Theresa May urged to ban bouncy castles after two children die

Prime Minister Theresa May has been urged to ban bouncy castles after two children lost their lives in separate incidents.

Harlow MP Robert Halfon wants the PM to ‘urgently review the regulations on bouncy castles and inflatables’ and impose a temporary ban on inflatable attractions until ‘we know they can be safe’ following the deaths of Summer Grant, seven, and Ava-May Littleboy, three.

Speaking at Prime Minister’s Questions on Wednesday, MP Robert said: ‘I have been contacted by other parents around the country whose children have been injured in similar circumstances.

‘A reputable operator from Harlow has told me that bouncy castles can be bought for just a few hundred pounds on eBay and that many inflatables are not properly regulated.’

Signalling that she would consider the ban, the PM offered her condolences to the families of Summer and Ava-May as she admitted she shares the MP’s concerns.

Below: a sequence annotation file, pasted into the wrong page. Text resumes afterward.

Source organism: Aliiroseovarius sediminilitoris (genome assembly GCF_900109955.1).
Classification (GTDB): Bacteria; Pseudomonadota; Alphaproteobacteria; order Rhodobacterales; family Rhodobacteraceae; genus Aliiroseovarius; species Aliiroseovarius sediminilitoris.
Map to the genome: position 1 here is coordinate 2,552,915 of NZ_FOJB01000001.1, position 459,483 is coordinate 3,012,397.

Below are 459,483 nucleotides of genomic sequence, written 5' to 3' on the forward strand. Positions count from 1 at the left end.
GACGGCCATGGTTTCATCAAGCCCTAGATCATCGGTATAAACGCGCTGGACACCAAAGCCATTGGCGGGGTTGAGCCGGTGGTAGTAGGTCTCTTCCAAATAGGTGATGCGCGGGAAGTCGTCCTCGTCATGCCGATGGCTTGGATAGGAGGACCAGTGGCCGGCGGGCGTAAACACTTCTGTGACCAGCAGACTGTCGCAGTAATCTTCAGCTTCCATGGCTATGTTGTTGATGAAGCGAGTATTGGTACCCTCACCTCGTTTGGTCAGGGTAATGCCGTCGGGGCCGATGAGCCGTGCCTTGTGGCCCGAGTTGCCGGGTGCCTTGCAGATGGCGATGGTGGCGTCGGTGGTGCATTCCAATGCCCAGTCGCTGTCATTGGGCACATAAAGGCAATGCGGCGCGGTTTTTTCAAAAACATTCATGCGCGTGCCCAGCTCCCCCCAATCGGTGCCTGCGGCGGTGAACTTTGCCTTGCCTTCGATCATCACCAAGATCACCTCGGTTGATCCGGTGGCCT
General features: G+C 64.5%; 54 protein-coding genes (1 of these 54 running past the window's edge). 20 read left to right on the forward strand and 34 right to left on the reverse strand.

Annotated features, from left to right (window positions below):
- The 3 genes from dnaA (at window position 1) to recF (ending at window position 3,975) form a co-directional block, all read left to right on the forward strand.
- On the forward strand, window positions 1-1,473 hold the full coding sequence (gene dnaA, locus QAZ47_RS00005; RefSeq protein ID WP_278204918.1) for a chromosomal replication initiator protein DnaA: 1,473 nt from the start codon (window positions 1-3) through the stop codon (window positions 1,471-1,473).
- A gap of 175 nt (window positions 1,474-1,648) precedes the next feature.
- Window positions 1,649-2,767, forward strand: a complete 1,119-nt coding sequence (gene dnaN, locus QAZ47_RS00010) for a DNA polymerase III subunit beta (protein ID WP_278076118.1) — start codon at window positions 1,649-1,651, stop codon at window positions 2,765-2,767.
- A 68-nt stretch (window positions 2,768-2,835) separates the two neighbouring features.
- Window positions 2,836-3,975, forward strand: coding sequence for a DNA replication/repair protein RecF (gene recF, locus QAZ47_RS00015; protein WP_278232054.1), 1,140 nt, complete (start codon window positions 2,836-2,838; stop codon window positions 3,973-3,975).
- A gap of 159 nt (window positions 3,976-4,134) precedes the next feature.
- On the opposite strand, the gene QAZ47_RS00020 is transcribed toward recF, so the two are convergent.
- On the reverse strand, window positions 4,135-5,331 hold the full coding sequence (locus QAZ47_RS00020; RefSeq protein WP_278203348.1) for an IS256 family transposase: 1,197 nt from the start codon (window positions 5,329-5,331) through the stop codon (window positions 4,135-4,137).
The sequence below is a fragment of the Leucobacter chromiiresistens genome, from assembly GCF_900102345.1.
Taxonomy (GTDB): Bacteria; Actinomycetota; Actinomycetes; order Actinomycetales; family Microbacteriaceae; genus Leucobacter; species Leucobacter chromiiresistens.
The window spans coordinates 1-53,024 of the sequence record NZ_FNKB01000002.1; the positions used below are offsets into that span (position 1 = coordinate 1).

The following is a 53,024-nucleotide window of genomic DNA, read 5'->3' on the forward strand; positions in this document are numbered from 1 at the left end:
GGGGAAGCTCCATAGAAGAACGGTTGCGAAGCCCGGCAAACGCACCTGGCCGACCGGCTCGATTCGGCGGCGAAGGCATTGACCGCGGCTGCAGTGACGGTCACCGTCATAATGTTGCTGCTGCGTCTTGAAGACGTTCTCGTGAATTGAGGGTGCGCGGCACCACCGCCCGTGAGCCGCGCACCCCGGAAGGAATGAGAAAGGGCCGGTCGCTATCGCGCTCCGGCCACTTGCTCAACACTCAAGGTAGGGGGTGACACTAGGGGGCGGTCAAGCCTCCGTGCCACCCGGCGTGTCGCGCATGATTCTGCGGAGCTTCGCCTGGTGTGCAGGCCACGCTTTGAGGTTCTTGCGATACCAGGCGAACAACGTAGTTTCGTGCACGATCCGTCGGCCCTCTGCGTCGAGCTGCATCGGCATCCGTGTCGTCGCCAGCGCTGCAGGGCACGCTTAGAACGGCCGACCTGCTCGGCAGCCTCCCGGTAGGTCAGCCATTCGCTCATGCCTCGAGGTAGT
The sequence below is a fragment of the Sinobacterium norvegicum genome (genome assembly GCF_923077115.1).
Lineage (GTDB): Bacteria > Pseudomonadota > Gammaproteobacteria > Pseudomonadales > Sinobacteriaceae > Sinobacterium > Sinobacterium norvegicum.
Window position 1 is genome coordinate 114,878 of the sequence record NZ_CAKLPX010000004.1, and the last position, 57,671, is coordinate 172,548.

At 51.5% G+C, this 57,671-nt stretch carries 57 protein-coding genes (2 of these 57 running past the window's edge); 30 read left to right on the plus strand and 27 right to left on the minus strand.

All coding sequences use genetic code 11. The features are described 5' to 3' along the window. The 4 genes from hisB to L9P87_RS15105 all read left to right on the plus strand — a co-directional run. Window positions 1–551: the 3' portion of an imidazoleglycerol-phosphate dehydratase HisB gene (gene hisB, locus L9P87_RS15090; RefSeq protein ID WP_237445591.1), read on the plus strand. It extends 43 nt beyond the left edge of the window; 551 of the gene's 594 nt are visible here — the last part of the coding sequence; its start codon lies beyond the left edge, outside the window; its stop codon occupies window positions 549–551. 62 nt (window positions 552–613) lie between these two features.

Ava-May

She said: ‘I offer my deepest condolences, and I am sure those of the whole House, to the family of Summer Grant and the family of Ava-May Littleboy, who tragically was the victim of the bouncy castle incident that took place at the weekend.

‘As regards the incident that took place at the weekend, I understand Norfolk Police, aided and working with the Health and Safety Executive, have started an investigation into the incident.

‘It’s too early to know the cause of the incident but if any findings emerge from the investigation then the necessary recommendations to improve safety will be shared across the relevant sectors as soon as possible.’

Summer was killed in 2016 when a bouncy castle blew free from its moorings in Harlow, Essex. Ava-May died from a head injury when she was thrown from a bouncy castle in Gorleston-on-Sea, near Great Yarmouth, last Sunday.

MP Robert first suggested the bouncy castle on Twitter following the tragedy on Sunday.

He tweeted: ‘After two horrific tragedies, Government need to look at an update of regulations and inspection regime and consider a temporary ban on bouncy castles in public areas until we can be sure that they are safe.’

One council – Havant Borough – has already banned the use of inflatables in any events taking place on its land.